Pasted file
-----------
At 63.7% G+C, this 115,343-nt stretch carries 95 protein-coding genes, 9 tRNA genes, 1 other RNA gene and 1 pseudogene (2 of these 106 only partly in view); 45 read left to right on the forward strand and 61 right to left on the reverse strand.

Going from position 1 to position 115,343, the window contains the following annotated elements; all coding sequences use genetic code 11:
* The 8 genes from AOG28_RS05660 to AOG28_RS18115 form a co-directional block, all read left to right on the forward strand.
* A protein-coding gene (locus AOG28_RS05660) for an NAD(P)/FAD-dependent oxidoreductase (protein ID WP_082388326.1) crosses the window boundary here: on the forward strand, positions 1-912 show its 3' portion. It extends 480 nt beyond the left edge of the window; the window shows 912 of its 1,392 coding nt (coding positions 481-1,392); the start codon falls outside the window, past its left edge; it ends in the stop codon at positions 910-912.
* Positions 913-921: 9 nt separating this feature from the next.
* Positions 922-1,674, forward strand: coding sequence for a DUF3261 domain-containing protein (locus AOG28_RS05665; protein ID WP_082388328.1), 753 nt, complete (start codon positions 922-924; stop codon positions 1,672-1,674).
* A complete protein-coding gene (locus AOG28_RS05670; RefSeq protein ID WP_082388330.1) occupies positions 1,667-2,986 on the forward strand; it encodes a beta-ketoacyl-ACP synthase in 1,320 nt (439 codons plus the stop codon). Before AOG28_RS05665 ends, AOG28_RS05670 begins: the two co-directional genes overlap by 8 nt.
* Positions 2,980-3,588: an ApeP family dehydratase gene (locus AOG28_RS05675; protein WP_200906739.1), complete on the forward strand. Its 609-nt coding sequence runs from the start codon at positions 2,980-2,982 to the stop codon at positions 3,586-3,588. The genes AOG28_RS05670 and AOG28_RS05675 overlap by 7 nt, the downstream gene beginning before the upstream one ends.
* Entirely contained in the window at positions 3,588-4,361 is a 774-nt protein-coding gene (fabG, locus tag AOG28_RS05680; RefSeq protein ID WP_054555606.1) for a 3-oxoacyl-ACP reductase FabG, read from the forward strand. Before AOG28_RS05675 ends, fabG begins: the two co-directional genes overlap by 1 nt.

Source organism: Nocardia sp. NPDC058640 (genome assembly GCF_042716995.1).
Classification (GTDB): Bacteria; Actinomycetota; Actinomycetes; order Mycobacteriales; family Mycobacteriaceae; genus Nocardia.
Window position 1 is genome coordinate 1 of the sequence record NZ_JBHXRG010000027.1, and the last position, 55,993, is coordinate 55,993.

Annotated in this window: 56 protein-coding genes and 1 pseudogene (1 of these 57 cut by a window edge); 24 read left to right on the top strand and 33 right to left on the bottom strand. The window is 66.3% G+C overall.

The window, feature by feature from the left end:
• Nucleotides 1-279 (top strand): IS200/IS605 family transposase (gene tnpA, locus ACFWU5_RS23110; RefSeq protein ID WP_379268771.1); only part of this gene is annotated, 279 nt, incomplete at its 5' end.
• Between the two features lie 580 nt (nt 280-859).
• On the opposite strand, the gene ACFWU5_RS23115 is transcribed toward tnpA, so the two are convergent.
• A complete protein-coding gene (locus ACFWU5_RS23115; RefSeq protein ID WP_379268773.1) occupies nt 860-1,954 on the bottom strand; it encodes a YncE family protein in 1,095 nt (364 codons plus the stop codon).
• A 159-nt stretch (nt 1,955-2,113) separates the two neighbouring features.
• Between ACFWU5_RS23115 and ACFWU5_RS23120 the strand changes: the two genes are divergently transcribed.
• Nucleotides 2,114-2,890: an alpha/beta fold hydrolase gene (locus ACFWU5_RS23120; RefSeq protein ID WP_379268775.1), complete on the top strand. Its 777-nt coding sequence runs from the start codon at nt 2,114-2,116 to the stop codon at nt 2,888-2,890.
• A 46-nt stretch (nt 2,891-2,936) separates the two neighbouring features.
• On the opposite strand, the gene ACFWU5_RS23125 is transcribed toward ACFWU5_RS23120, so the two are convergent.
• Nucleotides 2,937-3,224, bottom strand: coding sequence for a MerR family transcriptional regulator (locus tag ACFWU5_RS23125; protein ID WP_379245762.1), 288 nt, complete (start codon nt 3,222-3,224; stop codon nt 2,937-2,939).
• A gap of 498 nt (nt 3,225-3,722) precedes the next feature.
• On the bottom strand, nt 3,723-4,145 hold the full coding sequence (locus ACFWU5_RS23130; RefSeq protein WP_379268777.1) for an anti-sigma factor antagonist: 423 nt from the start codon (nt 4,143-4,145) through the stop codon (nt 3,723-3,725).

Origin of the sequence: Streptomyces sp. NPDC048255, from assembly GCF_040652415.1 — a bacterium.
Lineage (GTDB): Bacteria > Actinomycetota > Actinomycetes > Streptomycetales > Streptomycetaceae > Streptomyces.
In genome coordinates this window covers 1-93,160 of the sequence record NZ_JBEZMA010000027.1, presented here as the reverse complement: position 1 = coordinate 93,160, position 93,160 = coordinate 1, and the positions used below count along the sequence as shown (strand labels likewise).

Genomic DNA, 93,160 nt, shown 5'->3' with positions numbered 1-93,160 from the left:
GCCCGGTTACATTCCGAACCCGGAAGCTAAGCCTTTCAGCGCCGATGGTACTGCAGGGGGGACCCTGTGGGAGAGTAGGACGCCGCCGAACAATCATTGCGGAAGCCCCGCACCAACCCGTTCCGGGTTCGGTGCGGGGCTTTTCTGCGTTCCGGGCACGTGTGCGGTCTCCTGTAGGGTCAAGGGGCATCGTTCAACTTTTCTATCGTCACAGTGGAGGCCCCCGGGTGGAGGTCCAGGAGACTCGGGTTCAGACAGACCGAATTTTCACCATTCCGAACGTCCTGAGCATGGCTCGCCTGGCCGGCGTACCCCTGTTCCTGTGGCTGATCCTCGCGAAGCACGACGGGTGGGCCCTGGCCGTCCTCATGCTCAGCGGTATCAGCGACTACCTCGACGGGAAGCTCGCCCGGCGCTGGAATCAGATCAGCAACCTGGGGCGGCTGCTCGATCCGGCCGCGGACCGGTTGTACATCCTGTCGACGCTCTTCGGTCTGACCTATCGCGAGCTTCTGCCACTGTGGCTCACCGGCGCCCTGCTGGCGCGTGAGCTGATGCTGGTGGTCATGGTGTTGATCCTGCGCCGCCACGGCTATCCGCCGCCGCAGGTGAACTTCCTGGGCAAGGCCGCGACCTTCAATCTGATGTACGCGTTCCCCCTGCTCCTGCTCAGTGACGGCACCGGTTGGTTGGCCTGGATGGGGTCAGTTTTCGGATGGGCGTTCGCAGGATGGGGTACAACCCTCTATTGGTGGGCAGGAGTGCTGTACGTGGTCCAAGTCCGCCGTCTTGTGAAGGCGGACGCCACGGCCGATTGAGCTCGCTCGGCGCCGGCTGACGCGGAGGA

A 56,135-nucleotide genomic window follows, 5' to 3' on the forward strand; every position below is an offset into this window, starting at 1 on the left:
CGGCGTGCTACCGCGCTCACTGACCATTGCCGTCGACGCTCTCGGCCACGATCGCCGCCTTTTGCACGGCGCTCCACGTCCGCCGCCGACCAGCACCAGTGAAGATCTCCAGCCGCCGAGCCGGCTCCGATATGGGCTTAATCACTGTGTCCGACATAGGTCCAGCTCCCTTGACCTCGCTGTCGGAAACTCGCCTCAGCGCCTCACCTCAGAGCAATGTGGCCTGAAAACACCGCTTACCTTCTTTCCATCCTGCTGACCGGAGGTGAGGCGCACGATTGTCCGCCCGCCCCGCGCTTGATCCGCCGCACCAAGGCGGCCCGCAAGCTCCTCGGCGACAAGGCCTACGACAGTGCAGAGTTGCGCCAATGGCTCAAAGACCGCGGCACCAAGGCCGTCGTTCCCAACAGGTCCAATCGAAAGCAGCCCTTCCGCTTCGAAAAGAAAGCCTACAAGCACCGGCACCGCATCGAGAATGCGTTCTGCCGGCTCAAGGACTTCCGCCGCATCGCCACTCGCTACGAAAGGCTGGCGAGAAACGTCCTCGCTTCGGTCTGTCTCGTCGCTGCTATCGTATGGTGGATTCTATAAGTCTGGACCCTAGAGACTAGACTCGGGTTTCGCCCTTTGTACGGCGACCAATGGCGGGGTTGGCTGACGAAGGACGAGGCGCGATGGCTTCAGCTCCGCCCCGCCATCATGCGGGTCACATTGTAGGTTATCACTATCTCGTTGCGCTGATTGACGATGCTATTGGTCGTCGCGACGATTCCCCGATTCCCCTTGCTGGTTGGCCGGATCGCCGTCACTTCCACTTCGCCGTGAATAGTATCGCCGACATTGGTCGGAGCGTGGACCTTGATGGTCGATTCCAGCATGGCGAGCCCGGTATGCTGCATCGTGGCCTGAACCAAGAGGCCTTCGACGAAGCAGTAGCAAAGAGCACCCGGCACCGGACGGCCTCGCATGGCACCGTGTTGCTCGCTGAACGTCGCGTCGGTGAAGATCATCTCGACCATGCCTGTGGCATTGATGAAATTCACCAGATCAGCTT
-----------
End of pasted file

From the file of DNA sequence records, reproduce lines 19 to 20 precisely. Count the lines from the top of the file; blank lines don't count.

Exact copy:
• A 159-nt stretch (nt 1,955-2,113) separates the two neighbouring features.
• Between ACFWU5_RS23115 and ACFWU5_RS23120 the strand changes: the two genes are divergently transcribed.